You might find yourself thinking: “Landing pages are a turnoff. I hate providing information simply to get access to a white paper or content that is of interest. I like to shop around before making a decision and definitely don’t want a pushy salesperson bugging me if I inquire about a webinar. Just let me have the content and I will tell if I want to talk. OK?” I think this myself when grabbing content from the Internet.
Marketing organizations today spend millions of dollars annually creating great content describing their company’s products and services as a means to educate customers, entice prospects, and streamline the sales process. The effort and creativity I have seen produced by our customers’ is amazing. But all of those departments suffer from the same fundamental challenges:
- How can I articulate the true value of these efforts and make sure that gets back to my organization?
- How much revenue did I generate for my company based on this content or campaign, and how can I get credit for this effort?
As we all know, marketing budgets have a tendency to be the first ones cut due to these challenges.
I have been the recipient of leads for many years as a direct sales contributor and have also managed a large sales team of lead recipients. Through this experience, I know firsthand the frustration Sales has in following up on leads who visited your trade show exhibit or downloaded a white paper only to find out eight touches later that those leads were interested in the squishy ball or just curious about the white paper topic.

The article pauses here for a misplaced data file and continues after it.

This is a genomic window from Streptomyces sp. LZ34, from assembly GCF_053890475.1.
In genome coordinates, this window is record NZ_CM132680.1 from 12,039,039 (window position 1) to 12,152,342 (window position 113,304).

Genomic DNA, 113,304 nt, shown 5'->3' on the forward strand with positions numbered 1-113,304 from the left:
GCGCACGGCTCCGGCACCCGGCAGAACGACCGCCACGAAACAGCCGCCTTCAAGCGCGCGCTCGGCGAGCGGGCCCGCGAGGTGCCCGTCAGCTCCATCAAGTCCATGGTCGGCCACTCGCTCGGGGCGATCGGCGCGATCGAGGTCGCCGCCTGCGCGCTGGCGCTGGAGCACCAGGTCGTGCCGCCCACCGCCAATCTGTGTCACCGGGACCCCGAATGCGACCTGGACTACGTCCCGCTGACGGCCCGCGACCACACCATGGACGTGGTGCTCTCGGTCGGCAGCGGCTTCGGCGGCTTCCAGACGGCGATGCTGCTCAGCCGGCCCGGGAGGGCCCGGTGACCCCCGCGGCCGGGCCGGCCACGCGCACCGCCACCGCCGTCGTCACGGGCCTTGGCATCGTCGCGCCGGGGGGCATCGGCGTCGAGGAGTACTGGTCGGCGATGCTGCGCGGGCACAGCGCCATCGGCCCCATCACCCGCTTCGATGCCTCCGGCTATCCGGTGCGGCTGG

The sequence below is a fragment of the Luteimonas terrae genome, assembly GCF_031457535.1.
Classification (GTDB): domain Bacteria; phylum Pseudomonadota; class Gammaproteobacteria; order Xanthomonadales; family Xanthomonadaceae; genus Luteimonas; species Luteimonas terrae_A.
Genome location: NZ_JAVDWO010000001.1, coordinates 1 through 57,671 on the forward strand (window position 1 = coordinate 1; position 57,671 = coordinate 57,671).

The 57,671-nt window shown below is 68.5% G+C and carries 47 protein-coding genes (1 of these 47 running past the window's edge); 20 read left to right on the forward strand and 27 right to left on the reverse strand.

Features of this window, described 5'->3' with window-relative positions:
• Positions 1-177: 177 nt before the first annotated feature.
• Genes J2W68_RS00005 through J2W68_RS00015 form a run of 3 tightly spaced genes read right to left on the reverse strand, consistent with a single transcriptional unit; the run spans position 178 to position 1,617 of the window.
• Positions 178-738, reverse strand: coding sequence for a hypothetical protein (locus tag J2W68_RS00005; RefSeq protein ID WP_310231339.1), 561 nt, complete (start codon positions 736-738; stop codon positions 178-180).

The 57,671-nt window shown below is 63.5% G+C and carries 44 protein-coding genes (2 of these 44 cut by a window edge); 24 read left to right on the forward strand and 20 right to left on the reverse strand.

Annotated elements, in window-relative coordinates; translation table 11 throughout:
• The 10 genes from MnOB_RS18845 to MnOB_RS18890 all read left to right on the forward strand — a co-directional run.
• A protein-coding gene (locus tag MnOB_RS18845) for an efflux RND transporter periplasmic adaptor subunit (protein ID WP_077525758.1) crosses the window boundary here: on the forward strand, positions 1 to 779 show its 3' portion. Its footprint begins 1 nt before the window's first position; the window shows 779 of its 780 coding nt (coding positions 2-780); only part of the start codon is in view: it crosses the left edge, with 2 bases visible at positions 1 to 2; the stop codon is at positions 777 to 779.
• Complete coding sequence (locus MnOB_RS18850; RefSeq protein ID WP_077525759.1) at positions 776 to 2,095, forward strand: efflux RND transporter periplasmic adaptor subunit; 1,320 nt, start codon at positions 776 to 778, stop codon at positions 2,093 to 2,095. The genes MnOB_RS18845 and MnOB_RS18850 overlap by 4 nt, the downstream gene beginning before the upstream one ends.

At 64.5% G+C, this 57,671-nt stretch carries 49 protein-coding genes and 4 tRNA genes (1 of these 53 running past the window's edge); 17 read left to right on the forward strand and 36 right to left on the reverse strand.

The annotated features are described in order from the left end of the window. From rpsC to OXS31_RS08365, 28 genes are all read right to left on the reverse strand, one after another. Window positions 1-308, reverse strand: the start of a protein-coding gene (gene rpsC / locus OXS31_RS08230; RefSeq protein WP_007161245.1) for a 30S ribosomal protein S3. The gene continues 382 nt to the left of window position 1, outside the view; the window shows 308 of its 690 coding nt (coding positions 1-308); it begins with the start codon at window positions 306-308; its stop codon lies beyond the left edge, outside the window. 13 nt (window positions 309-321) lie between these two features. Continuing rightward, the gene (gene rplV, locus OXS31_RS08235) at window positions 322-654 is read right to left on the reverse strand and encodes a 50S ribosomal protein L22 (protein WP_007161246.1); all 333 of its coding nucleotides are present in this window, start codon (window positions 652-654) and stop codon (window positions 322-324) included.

It’s a strange problem: the respondent, marketer, and lead recipient all experience frustration with regards to landing pages. Sales wants good leads, Marketing wants the credit they deserve for their great content, and the respondent wants to be treated in a specific manner. What should you do?
Ask appropriately, though, given your goals and objectives. You are doing yourself and the respondent a favor by enabling them to tell you how they want to be treated. If your campaign goal is to build a mailing list, keep your form clean, simple, and inviting. Always include an opt-out. You’ll be amazed at how many people will complete a form when given an opportunity to tell you they are just curious and don’t want to be bothered. Also, if they tell you on their form submission that they don’t want to be bothered, don’t incubate them. This will build trust in your community.
There is a tremendous value to organizations in asking.
There is also an art to it. We’ll be publishing a white paper soon on this topic. Stay tuned.